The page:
Sometimes our dining room table gets cluttered.
For one, it’s a big table. Every time I have to squeeze around the end chair, sliding my back against the wall, I remind myself that it’s not for the table we live in our house. It actually takes up so much space in our dining room that it’s become the easiest place to set stuff. Toys. Mail. Homework. Cups. More cups. The generous tabletop makes it simpler to just move things around rather than move them away, and after a while, it accumulates a swath of unrelated, inordinate objects into one centralized location, which is called clutter.
Which can be a lot like life.
We are constantly piling on one thing after another onto the tabletop of our lives. There are always more things we should be concerned about, and give attention to, and make room for — somehow. Before long, it’s a life full of clutter. It’s a whirlwind of good intentions, but bad directions — maybe a load of participation, but a litter of purpose. And it stays this way until God’s arm intervenes, mighty to sweep, and clears the table.
Which he does for us in 2 Corinthians 5:9.
The Reality Tension
In the course of defending his apostleship and the gospel he preaches, Paul assures the Corinthians that he is full of hope, that he doesn’t lose heart, that he is always of good courage (2 Corinthians 3:12; 4:1, 16; 5:6, 8). Why? Because the message he proclaims guarantees this courage. It possesses a surpassing glory beyond the veiled-faced ministry of Moses (2 Corinthians 3:11–13), and it reveals a surpassing power beyond anything for which we’re capable (2 Corinthians 4:7). And on top of all this, Paul knows that one day he is going to be raised from the dead (2 Corinthians 4:14). Everything of this world that surrounds him — the seen reality — is transient. Soon enough it’ll be gone. But simultaneous to this seen reality, there is the unseen, the eternal. This is the reality that will never end (2 Corinthians 4:18).
Paul stays on these realities into chapter five. There’s the tent of our earthly home, our bodies here; and there’s the eternality of our heavenly dwelling, our bodies there (2 Corinthians 5:1). We groan here (in our earthy bodies) to be there (in our glorious bodies). This is the wonderful tension the Spirit creates in us now, like in Romans 8:23. And it’s more reason for Paul to have courage. There’s more to this life, and in fact, it’s even better. “Away from the body and at home with the Lord” means a deeper experience of Jesus’s presence. Life here is a life of faith in hope of that day (2 Corinthians 5:6–8; Philippians 1:21; Romans 8:24–25).
See, the clutter of our lives makes us lose sight of this — that right now there is a deeper, more wonderful reality awaiting us. We know we should be more heavenly minded. We really do want to stop and smell the roses. We want to experience every “possible theophany” out there. But we’re so here, so now, so busy. There is a tension.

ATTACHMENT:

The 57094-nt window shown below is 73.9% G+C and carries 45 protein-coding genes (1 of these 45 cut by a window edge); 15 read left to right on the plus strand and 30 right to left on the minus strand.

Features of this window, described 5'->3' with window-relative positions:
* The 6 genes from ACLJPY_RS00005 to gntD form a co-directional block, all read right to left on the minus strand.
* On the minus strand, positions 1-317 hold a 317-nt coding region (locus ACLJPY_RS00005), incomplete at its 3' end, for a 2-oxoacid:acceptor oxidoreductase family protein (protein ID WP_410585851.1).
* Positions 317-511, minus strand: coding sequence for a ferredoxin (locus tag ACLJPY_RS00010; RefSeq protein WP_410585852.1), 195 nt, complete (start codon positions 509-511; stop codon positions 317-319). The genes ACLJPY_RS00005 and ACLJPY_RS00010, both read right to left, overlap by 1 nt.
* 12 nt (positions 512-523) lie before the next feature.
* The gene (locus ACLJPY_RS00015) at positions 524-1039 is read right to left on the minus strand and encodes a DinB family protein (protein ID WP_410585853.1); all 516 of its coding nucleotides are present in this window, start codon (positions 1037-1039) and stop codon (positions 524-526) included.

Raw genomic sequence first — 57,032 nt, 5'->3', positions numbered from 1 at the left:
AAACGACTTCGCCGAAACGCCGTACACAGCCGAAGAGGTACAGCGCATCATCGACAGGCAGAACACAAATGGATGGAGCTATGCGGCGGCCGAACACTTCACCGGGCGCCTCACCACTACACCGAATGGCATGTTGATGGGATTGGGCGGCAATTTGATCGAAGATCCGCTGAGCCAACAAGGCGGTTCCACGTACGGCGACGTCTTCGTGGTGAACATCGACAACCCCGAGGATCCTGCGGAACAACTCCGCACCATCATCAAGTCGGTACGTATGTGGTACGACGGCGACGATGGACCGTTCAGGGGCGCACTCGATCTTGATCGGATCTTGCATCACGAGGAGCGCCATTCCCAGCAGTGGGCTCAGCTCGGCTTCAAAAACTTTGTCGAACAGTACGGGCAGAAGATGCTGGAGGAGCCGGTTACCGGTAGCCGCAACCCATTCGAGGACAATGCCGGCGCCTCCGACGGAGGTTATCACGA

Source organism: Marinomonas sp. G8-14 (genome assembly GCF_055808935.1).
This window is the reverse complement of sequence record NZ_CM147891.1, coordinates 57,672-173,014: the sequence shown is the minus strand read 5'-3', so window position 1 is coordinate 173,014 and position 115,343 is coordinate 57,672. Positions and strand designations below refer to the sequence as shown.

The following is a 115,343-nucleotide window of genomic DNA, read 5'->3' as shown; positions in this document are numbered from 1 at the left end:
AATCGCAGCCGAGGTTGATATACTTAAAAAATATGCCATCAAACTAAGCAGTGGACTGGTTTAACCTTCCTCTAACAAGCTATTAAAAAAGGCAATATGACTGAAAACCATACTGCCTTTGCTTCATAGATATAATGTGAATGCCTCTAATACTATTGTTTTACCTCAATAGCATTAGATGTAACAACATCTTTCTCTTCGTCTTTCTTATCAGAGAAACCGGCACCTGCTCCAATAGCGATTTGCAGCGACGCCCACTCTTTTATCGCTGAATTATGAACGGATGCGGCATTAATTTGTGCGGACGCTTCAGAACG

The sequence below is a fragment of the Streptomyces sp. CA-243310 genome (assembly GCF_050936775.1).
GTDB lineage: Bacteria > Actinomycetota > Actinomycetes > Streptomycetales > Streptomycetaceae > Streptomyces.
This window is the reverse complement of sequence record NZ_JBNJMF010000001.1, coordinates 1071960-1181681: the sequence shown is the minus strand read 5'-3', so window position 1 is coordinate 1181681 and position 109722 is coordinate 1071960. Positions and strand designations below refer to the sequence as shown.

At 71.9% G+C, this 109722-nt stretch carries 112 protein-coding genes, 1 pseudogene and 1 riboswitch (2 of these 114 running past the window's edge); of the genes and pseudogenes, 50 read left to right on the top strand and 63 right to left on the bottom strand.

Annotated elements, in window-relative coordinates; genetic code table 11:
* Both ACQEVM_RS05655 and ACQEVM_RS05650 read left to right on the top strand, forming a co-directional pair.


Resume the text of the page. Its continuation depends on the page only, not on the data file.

At the End of the Day
Paul seems to understand, or he might as well, because this is where God, through his apostle’s words, clears the table for us. 2 Corinthians 5:9:
So whether we are at home or away, we make it our aim to please him.
Paul is saying: Look, whether we’re there with Jesus, or whether we’re here living by faith, the overarching, clear-the-table goal is that we please him.
It’s really that simple. At the end of the day, what matters is whether we have pleased Jesus. When it’s all said and done, we’re going to stand before him (2 Corinthians 5:10). Not our family, not our neighbors, not our boss, not our kids, not our colleagues. We will stand before Jesus. We will see him face to face. And in that moment, the only thing that matters is what he thinks.
For His Good Pleasure
God has stepped in now. He has raked away the rubble. He has opened our eyes.
Our aim in life is to please Jesus. That is the ambition of our every day, our every decision. Does Jesus take delight in this? Which, to be sure, has no determining function in our righteous status as God’s children. By faith alone, in Christ alone, because of grace alone, we are brought into Christ, justified in him, saved from God’s wrath, made his children forever (Ephesians 2:5–8; Romans 3:23–24; John 1:12–13; Romans 5:9). Don’t mistake “please” to mean placate, or appease, or propitiate. That work has been taken care of. We’re talking about joy, about delight — about pleasure, which Wayne Grudem calls an “essential component of any genuine personal relationship” (For the Fame of God’s Name, 279).
Will it make him glad? Will it cheer his heart? Is it for his good pleasure (Philippians 2:13)? That is the question before us, and the enduring mission in and under and beyond every detail of our lives. We make it our aim to please him.
The table is cleared, just like that.
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